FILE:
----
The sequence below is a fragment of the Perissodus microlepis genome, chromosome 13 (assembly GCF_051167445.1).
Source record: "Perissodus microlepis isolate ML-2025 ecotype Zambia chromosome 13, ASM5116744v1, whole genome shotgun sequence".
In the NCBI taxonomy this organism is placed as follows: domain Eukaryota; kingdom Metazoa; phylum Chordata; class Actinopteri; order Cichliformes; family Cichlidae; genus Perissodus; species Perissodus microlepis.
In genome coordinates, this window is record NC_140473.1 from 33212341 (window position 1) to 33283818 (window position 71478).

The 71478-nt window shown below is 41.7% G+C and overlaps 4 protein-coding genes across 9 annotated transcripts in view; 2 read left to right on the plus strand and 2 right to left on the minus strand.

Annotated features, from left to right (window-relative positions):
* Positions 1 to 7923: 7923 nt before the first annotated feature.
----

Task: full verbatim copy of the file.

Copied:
The sequence below is a fragment of the Perissodus microlepis genome, chromosome 13 (assembly GCF_051167445.1).
Source record: "Perissodus microlepis isolate ML-2025 ecotype Zambia chromosome 13, ASM5116744v1, whole genome shotgun sequence".
In the NCBI taxonomy this organism is placed as follows: domain Eukaryota; kingdom Metazoa; phylum Chordata; class Actinopteri; order Cichliformes; family Cichlidae; genus Perissodus; species Perissodus microlepis.
In genome coordinates, this window is record NC_140473.1 from 33212341 (window position 1) to 33283818 (window position 71478).

The 71478-nt window shown below is 41.7% G+C and overlaps 4 protein-coding genes across 9 annotated transcripts in view; 2 read left to right on the plus strand and 2 right to left on the minus strand.

Annotated features, from left to right (window-relative positions):
* Positions 1 to 7923: 7923 nt before the first annotated feature.